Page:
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December 2, 2009

Comics, world: Still chilly to women

Filed under: issues,pop culture,Superheroes — posted by Mia @ 3:48 pm

Is it cold in here, or is it just misogyny? “It’s not healthy to be a female character in comics,” notes writer and comic book fangirl Gail Simone, compiler of a grim list called Women In Refrigerators. Refrigerators? Refrigerators. And we’re not (necessarily) talking about women who are experts in cryogenic engineering.

The story: One day a while back, Simone began to realize that most of her favorite female superheroes wound up de-powered, raped, or cut up and stuffed in a refrigerator. Granted, they’re superheros, so they’re in the line of fire, but still. The particular punishments and demises, she observed, appeared to be particularly cruel and disproportionate. So Simone started to make a list of all the female superheroes she knew and what had become of them. Circulated through e-mail and bulletin board systems, the WiR list grew to reflect the contributions and reactions of fans along with responses from some professional creators about their chosen plot devices.

The list doesn’t attempt to catalog the vast list of wives and girlfriends who suffer at the hands of Women in Refrigerator syndrome, described as, “WiR referring to a female character’s death having no real lasting impact or importance to the writer after the initial incident.”

As a comic fan and superhero sidekick, I find this pile of evidence depressing. Are breakups really too rough for superheroes to handle? Why is it easier to devise these ghastly ways to make women go away?

The list, and the term, have been in existence for some time (full history here). What really makes me mad is (a) that it’s still relevant, especially considering that (b) the “meme” is hardly confined to the world of comic books and fantasy. Between women’s health care needs being discredited and devalued in the national health care debate (e.g., domestic violence as a preexisting condition), and with pop culture at large suffering from Women in Refrigerator Syndrome (last week Good Morning America cancelled the appearance of Adam Lambert because of his bawdy behavior at the American Music Awards, instead welcoming convicted felony girlfriend abuser Chris Brown.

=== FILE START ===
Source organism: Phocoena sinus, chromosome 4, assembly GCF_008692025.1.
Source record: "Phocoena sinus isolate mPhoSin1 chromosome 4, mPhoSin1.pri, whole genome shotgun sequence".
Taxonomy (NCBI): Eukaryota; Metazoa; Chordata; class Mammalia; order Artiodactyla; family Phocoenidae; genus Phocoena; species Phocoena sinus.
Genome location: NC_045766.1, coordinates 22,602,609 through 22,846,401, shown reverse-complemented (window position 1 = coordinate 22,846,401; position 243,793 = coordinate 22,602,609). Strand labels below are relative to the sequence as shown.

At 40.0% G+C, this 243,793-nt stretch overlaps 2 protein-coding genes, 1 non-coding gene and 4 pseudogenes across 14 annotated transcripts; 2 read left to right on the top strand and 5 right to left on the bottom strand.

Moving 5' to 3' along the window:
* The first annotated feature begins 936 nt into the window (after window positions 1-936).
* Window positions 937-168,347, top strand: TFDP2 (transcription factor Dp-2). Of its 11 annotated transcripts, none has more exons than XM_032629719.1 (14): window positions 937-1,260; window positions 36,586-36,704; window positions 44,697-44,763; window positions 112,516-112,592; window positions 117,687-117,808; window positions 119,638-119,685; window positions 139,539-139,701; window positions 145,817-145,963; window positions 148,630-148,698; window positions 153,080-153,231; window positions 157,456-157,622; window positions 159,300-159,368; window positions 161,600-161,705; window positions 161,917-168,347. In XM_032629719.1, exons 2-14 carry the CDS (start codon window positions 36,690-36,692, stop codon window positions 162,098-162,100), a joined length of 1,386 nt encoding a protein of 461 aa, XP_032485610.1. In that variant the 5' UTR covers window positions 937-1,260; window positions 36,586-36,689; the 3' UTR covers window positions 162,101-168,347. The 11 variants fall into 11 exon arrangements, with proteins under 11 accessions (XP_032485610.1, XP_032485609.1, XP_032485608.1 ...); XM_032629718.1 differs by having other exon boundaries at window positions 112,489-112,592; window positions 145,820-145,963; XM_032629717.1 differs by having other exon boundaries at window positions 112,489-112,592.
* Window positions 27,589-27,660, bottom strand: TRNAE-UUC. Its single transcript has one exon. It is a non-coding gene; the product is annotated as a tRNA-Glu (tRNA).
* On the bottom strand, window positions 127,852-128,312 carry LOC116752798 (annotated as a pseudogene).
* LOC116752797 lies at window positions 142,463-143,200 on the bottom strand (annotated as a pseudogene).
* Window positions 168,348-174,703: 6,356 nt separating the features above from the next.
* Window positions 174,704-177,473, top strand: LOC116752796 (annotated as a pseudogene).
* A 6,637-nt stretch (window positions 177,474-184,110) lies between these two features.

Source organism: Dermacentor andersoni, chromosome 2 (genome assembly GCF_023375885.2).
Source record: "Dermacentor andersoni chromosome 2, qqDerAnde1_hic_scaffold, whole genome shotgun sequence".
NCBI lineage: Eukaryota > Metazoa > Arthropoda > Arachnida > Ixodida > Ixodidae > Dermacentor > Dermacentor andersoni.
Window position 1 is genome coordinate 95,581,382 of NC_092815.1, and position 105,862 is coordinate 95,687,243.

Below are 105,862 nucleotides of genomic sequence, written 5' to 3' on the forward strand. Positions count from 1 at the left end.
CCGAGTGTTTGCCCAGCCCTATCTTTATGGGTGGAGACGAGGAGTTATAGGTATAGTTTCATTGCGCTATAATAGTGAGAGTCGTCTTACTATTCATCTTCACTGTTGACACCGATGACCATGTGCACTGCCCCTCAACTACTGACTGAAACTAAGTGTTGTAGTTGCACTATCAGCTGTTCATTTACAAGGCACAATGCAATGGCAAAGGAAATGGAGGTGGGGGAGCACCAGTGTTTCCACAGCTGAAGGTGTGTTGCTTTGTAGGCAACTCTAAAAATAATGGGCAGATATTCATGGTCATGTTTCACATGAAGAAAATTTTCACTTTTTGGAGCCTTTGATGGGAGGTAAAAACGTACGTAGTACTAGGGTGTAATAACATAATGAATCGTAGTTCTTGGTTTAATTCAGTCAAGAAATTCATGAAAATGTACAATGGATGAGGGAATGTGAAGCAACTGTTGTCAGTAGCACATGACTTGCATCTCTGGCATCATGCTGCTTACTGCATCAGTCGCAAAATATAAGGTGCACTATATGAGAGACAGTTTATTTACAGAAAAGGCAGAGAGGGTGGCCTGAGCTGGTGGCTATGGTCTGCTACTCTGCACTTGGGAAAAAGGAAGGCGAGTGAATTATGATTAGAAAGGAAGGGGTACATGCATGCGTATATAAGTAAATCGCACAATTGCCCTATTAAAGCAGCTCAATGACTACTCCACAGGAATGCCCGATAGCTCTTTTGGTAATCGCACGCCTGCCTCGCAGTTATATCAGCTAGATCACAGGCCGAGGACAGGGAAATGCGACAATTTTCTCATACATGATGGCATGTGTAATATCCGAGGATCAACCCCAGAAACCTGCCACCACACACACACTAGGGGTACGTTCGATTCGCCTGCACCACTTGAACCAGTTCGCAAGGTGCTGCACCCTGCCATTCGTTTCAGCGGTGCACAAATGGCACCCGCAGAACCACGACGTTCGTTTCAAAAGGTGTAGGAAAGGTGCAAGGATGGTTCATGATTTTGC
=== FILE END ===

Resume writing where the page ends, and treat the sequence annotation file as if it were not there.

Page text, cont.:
Talk about still needing to get women out of the kitchen. I will not be taking off my ass-kicking boots or supersidekick spandex any time soon.


  1. There’s something also about the symbolism of women and REFRIGERATORS. It’s like putting them in the blender or the vacuum cleaner or the spray bottle of cleaning product. Domestic symbols gone bad, or something. (Not getting the Women’s Studies Analysis medal tonight, but you know what I mean.)

    Comment by BG — December 2, 2009 @ 10:57 pm

  2. …but what if your wrong? What if more guys are turned into rugs but we don’t see that becouse it is so much more shocking when it happens to a women?

    … Is the name sake story sexist for killing her? Would it no longer be sexist if the her was a him? If not why not?
    As a kinda sorta storyteller myself I will say this. I’ll stuff men, women, children, horses, stuffed animals, puppies, rainbows, butterflies, and small furry woodland creatures into refrigerators if I feel it’s appropriate to a story.

    Comment by Andre — December 7, 2009 @ 4:17 am

  3. @Andre: Those are good questions, all part of the longer WiR story, and discussed here, too: http://www.unheardtaunts.com/wir/reacts.html

    Comment by Breakup Girl — December 7, 2009 @ 1:07 pm

  4. I can’t seem to find where it is really discussed. Maybe you could go ahead and answer my questions then?

    How can this be proven true?
    How can this be proven false?
    Is it wrong/sexist to kill a women in the name of story and plot for a male hero? what about a female hero?
    In the name sake story was the wrighter in the wrong for doing what he did? Had it been a guy would it have been ok?
    If I am telling a story is this something I should keep in mind so as to not contribute to wir? If so how is that not sexist itself?

    I have no love for dogma and seeing as how populer this meme is I think it needs a more objective look and some better understanding instead of just righteous indignation.

    Comment by Andre — December 7, 2009 @ 8:29 pm

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